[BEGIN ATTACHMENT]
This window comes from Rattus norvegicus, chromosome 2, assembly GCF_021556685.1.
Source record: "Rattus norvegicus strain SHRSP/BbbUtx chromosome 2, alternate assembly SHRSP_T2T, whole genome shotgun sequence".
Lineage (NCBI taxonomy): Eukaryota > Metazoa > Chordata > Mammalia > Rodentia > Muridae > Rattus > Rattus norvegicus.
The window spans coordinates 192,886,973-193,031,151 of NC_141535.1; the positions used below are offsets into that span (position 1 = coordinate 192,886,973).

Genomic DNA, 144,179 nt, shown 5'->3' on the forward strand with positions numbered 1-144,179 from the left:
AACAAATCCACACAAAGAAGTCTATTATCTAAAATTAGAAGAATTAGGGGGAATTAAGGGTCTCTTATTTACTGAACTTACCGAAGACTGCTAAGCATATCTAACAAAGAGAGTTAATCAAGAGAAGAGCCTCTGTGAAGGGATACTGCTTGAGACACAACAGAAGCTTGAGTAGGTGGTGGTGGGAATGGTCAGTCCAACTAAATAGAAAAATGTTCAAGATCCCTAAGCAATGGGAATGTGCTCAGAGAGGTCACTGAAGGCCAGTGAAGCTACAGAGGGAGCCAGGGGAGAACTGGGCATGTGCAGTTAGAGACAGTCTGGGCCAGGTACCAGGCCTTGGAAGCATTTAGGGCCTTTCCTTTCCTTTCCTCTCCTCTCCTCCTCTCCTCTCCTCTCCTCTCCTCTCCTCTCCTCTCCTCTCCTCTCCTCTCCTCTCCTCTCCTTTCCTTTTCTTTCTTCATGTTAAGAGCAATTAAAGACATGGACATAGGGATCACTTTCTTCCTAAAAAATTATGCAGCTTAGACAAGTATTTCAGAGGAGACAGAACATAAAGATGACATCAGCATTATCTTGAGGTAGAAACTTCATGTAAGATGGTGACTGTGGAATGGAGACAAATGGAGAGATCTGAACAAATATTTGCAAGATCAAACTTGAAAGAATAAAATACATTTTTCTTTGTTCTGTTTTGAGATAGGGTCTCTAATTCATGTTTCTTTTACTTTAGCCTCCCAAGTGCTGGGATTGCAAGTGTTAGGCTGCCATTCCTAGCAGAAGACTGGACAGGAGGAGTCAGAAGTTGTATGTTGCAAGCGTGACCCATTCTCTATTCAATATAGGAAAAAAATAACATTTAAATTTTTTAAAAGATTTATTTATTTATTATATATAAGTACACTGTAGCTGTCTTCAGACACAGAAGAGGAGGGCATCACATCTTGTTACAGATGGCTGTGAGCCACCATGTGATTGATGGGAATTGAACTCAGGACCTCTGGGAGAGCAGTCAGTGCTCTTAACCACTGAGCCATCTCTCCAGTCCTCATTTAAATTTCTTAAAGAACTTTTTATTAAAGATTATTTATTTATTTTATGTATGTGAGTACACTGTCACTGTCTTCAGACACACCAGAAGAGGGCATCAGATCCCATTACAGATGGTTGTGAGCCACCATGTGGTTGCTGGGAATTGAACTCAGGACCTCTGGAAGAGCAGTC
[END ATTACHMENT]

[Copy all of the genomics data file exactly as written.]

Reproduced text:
This window comes from Rattus norvegicus, chromosome 2, assembly GCF_021556685.1.
Source record: "Rattus norvegicus strain SHRSP/BbbUtx chromosome 2, alternate assembly SHRSP_T2T, whole genome shotgun sequence".
Lineage (NCBI taxonomy): Eukaryota > Metazoa > Chordata > Mammalia > Rodentia > Muridae > Rattus > Rattus norvegicus.
The window spans coordinates 192,886,973-193,031,151 of NC_141535.1; the positions used below are offsets into that span (position 1 = coordinate 192,886,973).

Genomic DNA, 144,179 nt, shown 5'->3' on the forward strand with positions numbered 1-144,179 from the left:
AACAAATCCACACAAAGAAGTCTATTATCTAAAATTAGAAGAATTAGGGGGAATTAAGGGTCTCTTATTTACTGAACTTACCGAAGACTGCTAAGCATATCTAACAAAGAGAGTTAATCAAGAGAAGAGCCTCTGTGAAGGGATACTGCTTGAGACACAACAGAAGCTTGAGTAGGTGGTGGTGGGAATGGTCAGTCCAACTAAATAGAAAAATGTTCAAGATCCCTAAGCAATGGGAATGTGCTCAGAGAGGTCACTGAAGGCCAGTGAAGCTACAGAGGGAGCCAGGGGAGAACTGGGCATGTGCAGTTAGAGACAGTCTGGGCCAGGTACCAGGCCTTGGAAGCATTTAGGGCCTTTCCTTTCCTTTCCTCTCCTCTCCTCCTCTCCTCTCCTCTCCTCTCCTCTCCTCTCCTCTCCTCTCCTCTCCTCTCCTCTCCTCTCCTTTCCTTTTCTTTCTTCATGTTAAGAGCAATTAAAGACATGGACATAGGGATCACTTTCTTCCTAAAAAATTATGCAGCTTAGACAAGTATTTCAGAGGAGACAGAACATAAAGATGACATCAGCATTATCTTGAGGTAGAAACTTCATGTAAGATGGTGACTGTGGAATGGAGACAAATGGAGAGATCTGAACAAATATTTGCAAGATCAAACTTGAAAGAATAAAATACATTTTTCTTTGTTCTGTTTTGAGATAGGGTCTCTAATTCATGTTTCTTTTACTTTAGCCTCCCAAGTGCTGGGATTGCAAGTGTTAGGCTGCCATTCCTAGCAGAAGACTGGACAGGAGGAGTCAGAAGTTGTATGTTGCAAGCGTGACCCATTCTCTATTCAATATAGGAAAAAAATAACATTTAAATTTTTTAAAAGATTTATTTATTTATTATATATAAGTACACTGTAGCTGTCTTCAGACACAGAAGAGGAGGGCATCACATCTTGTTACAGATGGCTGTGAGCCACCATGTGATTGATGGGAATTGAACTCAGGACCTCTGGGAGAGCAGTCAGTGCTCTTAACCACTGAGCCATCTCTCCAGTCCTCATTTAAATTTCTTAAAGAACTTTTTATTAAAGATTATTTATTTATTTTATGTATGTGAGTACACTGTCACTGTCTTCAGACACACCAGAAGAGGGCATCAGATCCCATTACAGATGGTTGTGAGCCACCATGTGGTTGCTGGGAATTGAACTCAGGACCTCTGGAAGAGCAGTC